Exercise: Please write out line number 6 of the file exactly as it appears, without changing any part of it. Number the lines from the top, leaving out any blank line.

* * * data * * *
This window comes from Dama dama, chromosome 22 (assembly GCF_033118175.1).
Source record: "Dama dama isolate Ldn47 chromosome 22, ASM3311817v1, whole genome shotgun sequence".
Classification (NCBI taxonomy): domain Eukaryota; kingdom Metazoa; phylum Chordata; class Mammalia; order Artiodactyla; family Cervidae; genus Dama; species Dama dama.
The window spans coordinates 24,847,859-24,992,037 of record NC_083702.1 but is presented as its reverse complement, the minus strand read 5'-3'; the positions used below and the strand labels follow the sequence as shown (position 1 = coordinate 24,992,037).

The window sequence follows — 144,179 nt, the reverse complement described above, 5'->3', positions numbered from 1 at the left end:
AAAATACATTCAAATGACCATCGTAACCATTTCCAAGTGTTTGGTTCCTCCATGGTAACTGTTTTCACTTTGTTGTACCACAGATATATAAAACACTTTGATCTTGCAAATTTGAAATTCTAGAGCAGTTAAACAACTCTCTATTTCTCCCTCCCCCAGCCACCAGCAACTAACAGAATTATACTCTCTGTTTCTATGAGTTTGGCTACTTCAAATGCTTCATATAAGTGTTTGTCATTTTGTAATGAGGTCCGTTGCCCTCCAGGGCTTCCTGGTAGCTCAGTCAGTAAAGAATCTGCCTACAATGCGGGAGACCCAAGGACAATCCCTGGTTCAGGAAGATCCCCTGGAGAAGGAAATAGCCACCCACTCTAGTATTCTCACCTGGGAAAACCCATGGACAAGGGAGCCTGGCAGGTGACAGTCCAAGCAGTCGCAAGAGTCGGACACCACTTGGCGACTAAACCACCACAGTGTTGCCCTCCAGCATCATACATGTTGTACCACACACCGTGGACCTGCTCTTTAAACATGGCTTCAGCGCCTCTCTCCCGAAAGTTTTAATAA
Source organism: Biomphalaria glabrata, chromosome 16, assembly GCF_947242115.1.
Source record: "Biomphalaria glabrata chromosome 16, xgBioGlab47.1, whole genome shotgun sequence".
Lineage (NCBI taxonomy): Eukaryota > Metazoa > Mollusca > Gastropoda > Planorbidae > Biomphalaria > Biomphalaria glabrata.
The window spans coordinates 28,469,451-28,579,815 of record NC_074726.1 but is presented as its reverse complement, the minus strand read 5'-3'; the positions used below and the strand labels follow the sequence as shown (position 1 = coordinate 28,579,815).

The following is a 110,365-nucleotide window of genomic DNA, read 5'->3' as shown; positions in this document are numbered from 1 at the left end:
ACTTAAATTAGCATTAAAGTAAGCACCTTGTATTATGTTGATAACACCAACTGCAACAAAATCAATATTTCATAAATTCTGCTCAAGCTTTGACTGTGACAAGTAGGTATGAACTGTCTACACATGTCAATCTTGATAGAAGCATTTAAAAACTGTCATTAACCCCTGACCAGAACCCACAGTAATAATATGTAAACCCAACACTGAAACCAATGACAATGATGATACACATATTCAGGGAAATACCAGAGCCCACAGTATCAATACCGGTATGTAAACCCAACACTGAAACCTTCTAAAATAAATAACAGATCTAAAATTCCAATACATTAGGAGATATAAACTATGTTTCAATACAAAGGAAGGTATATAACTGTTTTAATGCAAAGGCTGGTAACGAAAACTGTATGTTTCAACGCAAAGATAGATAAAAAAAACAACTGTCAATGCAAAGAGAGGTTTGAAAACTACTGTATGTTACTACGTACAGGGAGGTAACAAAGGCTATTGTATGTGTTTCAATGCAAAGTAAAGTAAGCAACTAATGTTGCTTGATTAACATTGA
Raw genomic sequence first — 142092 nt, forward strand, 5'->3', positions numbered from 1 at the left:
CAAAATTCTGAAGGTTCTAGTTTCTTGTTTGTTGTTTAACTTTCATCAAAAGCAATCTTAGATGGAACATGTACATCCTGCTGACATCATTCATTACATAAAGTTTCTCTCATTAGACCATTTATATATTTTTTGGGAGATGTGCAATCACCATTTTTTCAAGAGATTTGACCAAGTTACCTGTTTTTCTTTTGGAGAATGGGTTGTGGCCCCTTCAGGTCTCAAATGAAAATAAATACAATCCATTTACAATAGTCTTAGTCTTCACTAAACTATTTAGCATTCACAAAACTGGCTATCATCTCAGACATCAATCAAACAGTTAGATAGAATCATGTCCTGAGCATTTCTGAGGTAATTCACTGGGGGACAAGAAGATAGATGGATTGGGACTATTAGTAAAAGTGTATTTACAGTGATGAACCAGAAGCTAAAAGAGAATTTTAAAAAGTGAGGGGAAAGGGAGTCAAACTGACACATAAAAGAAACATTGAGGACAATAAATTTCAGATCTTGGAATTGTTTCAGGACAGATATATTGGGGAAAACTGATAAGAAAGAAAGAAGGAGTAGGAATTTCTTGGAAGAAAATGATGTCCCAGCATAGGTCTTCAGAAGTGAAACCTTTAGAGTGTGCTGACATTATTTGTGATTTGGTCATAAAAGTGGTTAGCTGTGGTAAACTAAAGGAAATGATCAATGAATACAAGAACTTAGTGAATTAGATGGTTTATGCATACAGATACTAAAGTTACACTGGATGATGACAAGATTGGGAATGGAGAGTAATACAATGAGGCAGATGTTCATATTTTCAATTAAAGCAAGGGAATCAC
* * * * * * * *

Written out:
AAAATACATTCAAATGACCATCGTAACCATTTCCAAGTGTTTGGTTCCTCCATGGTAACTGTTTTCACTTTGTTGTACCACAGATATATAAAACACTTTGATCTTGCAAATTTGAAATTCTAGAGCAGTTAAACAACTCTCTATTTCTCCCTCCCCCAGCCACCAGCAACTAACAGAATTATACTCTCTGTTTCTATGAGTTTGGCTACTTCAAATGCTTCATATAAGTGTTTGTCATTTTGTAATGAGGTCCGTTGCCCTCCAGGGCTTCCTGGTAGCTCAGTCAGTAAAGAATCTGCCTACAATGCGGGAGACCCAAGGACAATCCCTGGTTCAGGAAGATCCCCTGGAGAAGGAAATAGCCACCCACTCTAGTATTCTCACCTGGGAAAACCCATGGACAAGGGAGCCTGGCAGGTGACAGTCCAAGCAGTCGCAAGAGTCGGACACCACTTGGCGACTAAACCACCACAGTGTTGCCCTCCAGCATCATACATGTTGTACCACACACCGTGGACCTGCTCTTTAAACATGGCTTCAGCGCCTCTCTCCCGAAAGTTTTAATAA